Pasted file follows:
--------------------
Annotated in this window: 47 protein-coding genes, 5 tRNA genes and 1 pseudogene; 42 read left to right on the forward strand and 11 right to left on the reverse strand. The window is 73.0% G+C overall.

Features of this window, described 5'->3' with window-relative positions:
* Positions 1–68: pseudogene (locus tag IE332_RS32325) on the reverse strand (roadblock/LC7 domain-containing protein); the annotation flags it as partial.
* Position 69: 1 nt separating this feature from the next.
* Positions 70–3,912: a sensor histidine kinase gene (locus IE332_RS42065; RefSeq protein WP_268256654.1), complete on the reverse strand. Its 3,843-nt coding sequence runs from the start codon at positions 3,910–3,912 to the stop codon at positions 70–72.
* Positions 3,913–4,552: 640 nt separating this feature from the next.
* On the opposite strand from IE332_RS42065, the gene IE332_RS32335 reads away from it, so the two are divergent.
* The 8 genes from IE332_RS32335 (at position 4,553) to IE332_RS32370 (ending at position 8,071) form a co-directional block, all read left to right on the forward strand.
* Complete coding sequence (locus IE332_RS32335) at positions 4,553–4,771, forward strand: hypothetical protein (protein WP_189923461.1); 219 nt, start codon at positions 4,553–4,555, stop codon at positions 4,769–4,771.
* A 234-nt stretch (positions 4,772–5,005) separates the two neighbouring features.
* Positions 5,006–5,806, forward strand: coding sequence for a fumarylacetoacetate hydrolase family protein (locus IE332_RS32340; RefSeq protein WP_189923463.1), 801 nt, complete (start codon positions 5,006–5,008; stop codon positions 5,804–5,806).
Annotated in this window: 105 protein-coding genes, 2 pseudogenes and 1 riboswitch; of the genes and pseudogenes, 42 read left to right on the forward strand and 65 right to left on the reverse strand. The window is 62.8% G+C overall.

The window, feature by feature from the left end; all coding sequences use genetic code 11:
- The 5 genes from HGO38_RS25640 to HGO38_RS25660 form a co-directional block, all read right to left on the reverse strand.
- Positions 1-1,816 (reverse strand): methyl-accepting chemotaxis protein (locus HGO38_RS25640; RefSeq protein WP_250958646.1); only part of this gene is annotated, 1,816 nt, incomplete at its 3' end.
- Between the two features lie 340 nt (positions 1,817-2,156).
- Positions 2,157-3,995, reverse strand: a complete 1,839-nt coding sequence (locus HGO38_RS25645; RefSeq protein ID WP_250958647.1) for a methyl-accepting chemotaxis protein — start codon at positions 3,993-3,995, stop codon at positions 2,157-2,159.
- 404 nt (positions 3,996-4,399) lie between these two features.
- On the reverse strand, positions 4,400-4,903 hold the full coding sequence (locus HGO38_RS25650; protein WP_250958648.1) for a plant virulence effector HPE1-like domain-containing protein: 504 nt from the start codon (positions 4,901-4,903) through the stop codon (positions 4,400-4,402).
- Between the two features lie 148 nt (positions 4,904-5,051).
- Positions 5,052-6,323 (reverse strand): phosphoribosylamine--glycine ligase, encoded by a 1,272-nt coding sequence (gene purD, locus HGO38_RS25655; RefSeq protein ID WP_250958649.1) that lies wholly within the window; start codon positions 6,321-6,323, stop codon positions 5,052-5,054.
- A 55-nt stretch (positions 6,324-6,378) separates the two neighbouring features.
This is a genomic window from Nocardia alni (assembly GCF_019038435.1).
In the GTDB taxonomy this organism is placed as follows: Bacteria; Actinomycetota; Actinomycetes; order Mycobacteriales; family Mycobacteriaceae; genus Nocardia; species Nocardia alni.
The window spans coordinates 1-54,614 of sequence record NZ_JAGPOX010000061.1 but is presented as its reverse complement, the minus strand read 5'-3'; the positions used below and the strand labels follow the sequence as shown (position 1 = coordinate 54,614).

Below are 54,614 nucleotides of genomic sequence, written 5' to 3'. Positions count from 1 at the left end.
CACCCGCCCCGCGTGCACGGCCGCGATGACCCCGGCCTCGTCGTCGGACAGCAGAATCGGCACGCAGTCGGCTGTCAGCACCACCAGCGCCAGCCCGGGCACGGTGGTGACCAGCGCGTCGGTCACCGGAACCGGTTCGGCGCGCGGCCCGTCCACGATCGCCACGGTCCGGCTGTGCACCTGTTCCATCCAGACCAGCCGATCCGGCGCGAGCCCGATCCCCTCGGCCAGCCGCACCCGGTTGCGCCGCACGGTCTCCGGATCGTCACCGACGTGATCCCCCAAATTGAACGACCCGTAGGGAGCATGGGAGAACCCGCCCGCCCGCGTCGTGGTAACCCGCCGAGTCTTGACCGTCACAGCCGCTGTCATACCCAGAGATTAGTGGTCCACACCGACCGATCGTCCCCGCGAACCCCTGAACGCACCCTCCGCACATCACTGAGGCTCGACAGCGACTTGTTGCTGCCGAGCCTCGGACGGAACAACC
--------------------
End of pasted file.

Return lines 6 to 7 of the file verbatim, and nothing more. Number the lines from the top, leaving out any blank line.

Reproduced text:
* Positions 3,913–4,552: 640 nt separating this feature from the next.
* On the opposite strand from IE332_RS42065, the gene IE332_RS32335 reads away from it, so the two are divergent.